This process helps clients dramatically improve their outlook on work and life, while improving their leadership skills and unlocking their potential.

To determine whether you or your company could benefit from coaching, start by summarizing what you would expect to accomplish in coaching. When an individual or business has a fairly clear idea of the desired outcome, a coaching partnership can be a useful tool for developing a strategy for how to achieve that outcome with greater ease.

Since coaching is a partnership, ask yourself whether collaboration, other viewpoints, and new perspectives are valued. Also, ask yourself whether you or your business is ready to devote the time and the energy to making real changes. If the answer is yes, then coaching may be a beneficial way to grow and develop.

Professional coaching focuses on setting goals, creating outcomes and managing personal change. Sometimes it’s helpful to understand coaching by distinguishing it from other personal or organizational support professions.

  • Therapy: Therapy deals with healing pain, dysfunction and conflict within an individual or in relationships. The focus is often on resolving difficulties arising from the past that hamper an individual's emotional functioning in the present, improving overall psychological functioning, and dealing with the present in more emotionally healthy ways. Coaching, on the other hand, supports personal and professional growth based on self-initiated change in pursuit of specific actionable outcomes. These outcomes are linked to personal or professional success. Coaching is future focused. While positive feelings/emotions may be a natural outcome of coaching, the primary focus is on creating actionable strategies for achieving specific goals in one's work or personal life. The emphases in a coaching relationship are on action, accountability, and follow through.
  • Consulting: Individuals or organizations retain consultants for their expertise. While consulting approaches vary widely, the assumption is the consultant will diagnose problems and prescribe and, sometimes, implement solutions. With coaching, the assumption is that individuals or teams are capable of generating their own solutions, with the coach supplying supportive, discovery-based approaches and frameworks.
  • Mentoring: A mentor is an expert who provides wisdom and guidance based on his or her own experience. Mentoring may include advising, counseling and coaching. The coaching process does not include advising or counseling, and focuses instead on individuals or groups setting and reaching their own objectives. 
  • Training: Training programs are based on objectives set out by the trainer or instructor. Though objectives are clarified in the coaching process, they are set by the individual or team being coached, with guidance provided by the coach. Training also assumes a linear learning path that coincides with an established curriculum. Coaching is less linear without a set curriculum.
  • Athletic Development: Though sports metaphors are often used, professional coaching is different from sports coaching. The athletic coach is often seen as an expert who guides and directs the behavior of individuals or teams based on his or her greater experience and knowledge. Professional coaches possess these qualities, but their experience and knowledge of the individual or team determines the direction. Additionally, professional coaching, unlike athletic development, does not focus on behaviors that are being executed poorly or incorrectly. Instead, the focus is on identifying opportunity for development based on individual strengths and capabilities.

An individual or team might choose to work with a coach for many reasons, including but not limited to the following:

  • Something urgent, compelling or exciting is at stake (a challenge, stretch goal or opportunity)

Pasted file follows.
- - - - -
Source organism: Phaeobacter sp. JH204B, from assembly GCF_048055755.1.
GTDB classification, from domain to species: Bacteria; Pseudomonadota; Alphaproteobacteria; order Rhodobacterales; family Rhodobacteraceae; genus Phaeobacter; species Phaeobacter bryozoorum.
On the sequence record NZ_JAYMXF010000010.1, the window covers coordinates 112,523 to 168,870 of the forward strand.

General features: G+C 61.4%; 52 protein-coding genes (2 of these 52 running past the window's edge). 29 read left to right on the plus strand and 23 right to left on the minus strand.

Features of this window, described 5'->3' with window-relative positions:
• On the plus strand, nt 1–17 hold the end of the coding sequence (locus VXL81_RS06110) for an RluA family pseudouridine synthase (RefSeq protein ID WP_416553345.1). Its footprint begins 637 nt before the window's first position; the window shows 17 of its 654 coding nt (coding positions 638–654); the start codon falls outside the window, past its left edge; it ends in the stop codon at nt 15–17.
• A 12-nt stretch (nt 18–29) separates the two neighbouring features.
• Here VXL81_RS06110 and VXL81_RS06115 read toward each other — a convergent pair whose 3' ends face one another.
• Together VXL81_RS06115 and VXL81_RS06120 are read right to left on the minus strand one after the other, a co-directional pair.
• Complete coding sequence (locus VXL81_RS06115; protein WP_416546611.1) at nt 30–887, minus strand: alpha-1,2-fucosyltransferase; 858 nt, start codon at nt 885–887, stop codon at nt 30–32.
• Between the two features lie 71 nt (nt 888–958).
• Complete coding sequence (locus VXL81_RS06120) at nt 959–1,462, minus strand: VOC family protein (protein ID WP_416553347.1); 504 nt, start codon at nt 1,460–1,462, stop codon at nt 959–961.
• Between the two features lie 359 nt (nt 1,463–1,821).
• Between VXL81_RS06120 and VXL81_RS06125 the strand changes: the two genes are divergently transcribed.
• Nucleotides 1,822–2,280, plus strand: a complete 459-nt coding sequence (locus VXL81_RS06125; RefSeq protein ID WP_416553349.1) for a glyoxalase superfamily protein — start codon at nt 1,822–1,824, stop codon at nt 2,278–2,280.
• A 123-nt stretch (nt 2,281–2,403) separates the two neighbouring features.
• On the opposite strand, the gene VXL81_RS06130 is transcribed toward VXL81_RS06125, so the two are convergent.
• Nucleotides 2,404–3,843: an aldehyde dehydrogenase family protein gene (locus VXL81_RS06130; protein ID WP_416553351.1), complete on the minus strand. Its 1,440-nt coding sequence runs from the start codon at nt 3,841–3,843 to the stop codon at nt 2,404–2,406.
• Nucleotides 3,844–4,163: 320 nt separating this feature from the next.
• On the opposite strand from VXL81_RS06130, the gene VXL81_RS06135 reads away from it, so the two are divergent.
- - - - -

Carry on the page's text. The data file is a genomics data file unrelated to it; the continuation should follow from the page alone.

• A gap exists in knowledge, skills, confidence or resources
  • A desire to accelerate results
  • A lack of clarity with choices to be made
  • Success has started to become problematic
  • Work and life are out of balance, creating unwanted consequences
  • Core strengths need to be identified, along with how best to leverage them

Coaching typically begins with a personal interview (either face-to-face or by teleconference call) to assess the individual's or business’ current opportunities and challenges, define the scope of the relationship, identify priorities for action and establish specific desired outcomes. Subsequent coaching sessions may be conducted in person or over the telephone, with each session lasting a previously established length of time. Between scheduled coaching sessions, the individual may be asked to complete specific actions that support the achievement of one's personally prioritized goals. The coach may provide additional resources in the form of relevant articles, checklists, assessments or models to support the individual's or business’ thinking and actions. The duration of the coaching relationship varies depending on needs and preferences.

  • Assessments: A variety of assessments are available to support the coaching process, depending upon the needs and circumstances of the individual or business. Assessments provide objective information that can enhance self-awareness, as well as awareness of others and their circumstances; provide a benchmark for creating coaching goals and actionable strategies; and offer a method for evaluating progress.
  • Concepts, models and principles: A variety of concepts, models and principles drawn from the behavioral sciences, management literature, spiritual traditions and/or the arts and humanities may be incorporated into the coaching conversation to increase self-awareness and awareness of others, foster shifts in perspective, promote fresh insights, provide new frameworks for looking at opportunities and challenges, and energize and inspire forward actions.
  • Appreciative approach: Coaching incorporates an appreciative approach, grounded in what's right, what's working, what's wanted and what's needed to get there. Using an appreciative approach, the coach models constructive communication skills and methods to enhance personal communication effectiveness. He or she incorporates discovery-based inquiry, proactive (as opposed to reactive) ways of managing personal opportunities and challenges, constructive framing of observations and feedback to elicit the most positive responses from others, and visions of success as contrasted with focusing on problems. The appreciative approach is simple to understand and employ, and its reach can be profound, opening up new possibilities and spurring action.